Nitroglycerin given under the tongue (sublingual) may be effective in an acute episode of esophageal spasm. Long-acting nitroglycerin and calcium channel blockers are also used to treat esophageal spasms.
Long-term (chronic) cases are sometimes treated with low-dose antidepressants such as trazodone or nortriptyline to reduce symptoms.
Rarely, severe cases may need dilation (widening) of the esophagus or surgery to control symptoms. However, it is not clear whether these procedures will help.
An esophageal spasm may come and go (intermittent) or last for a long time (chronic). Medicine can help relieve symptoms.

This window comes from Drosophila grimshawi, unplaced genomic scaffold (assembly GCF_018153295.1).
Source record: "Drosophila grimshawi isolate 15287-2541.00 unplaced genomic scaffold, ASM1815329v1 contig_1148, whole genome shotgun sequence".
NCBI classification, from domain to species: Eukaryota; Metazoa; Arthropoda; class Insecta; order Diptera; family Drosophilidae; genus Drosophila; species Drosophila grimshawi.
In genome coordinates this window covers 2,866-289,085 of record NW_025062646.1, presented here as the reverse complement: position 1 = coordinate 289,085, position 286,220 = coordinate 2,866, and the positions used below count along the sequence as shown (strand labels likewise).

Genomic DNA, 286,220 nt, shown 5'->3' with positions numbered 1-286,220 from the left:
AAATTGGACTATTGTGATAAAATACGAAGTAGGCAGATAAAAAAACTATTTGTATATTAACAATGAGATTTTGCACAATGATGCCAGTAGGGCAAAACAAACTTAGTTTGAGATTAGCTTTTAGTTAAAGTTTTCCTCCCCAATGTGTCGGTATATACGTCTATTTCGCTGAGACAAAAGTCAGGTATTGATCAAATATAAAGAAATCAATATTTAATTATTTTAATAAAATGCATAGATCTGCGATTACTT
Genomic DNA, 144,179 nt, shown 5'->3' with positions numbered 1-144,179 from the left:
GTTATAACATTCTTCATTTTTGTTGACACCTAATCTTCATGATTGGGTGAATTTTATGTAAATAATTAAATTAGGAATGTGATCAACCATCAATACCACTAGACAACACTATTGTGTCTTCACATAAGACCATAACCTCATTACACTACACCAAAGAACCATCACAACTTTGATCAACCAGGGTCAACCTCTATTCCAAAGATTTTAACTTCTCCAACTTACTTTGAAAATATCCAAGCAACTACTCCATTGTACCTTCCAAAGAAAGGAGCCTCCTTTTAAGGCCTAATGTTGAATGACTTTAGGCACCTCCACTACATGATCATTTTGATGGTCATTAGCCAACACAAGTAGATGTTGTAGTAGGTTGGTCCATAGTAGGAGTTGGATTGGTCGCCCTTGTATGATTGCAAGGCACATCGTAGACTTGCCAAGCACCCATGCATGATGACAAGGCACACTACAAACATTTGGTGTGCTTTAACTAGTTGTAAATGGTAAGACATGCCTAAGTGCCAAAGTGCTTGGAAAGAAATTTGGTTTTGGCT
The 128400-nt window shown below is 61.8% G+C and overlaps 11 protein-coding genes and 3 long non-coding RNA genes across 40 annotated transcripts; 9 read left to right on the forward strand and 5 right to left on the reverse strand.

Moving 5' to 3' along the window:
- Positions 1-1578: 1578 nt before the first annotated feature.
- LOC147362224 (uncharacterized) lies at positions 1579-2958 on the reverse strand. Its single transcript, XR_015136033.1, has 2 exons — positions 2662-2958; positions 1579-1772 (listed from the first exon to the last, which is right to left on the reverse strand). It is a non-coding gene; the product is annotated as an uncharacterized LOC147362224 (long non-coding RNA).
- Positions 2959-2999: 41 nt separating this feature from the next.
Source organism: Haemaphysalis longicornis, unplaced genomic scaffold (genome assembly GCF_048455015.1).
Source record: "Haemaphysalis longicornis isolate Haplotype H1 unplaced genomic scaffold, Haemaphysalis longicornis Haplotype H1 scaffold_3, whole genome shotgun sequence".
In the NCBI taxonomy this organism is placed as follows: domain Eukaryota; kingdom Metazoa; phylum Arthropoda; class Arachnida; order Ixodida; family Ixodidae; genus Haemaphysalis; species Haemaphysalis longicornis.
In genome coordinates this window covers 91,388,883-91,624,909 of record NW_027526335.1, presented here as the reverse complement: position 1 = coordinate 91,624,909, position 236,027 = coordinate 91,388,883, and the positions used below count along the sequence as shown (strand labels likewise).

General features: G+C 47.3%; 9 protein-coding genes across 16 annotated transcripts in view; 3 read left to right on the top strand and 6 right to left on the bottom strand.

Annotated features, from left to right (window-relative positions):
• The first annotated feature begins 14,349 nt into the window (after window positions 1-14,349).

The condition may not respond to treatment.
Calling your health care provider
Call for an appointment with your health care provider if you have symptoms of esophageal spasm that don't go away.
Avoid very hot or very cold foods if you get esophageal spasms.
Kahrilas PJ, Pandolfino JE. Esophageal neuromuscular function and motility disorders. In: Feldman M, Friedman LS, Brandt LJ, eds. Sleisenger and Fordtran's Gastrointestinal and Liver Disease. 9th ed. Philadelphia, Pa: Saunders Elsevier;2010:chap 42.
David C. Dugdale, III, MD, Professor of Medicine, Division of General Medicine, Department of Medicine, University of Washington School of Medicine; and George F. Longstreth, MD, Department of Gastroenterology, Kaiser Permanente Medical Care Program, San Diego, California. Also reviewed by David Zieve, MD, MHA, Medical Director, A.D.A.M., Inc.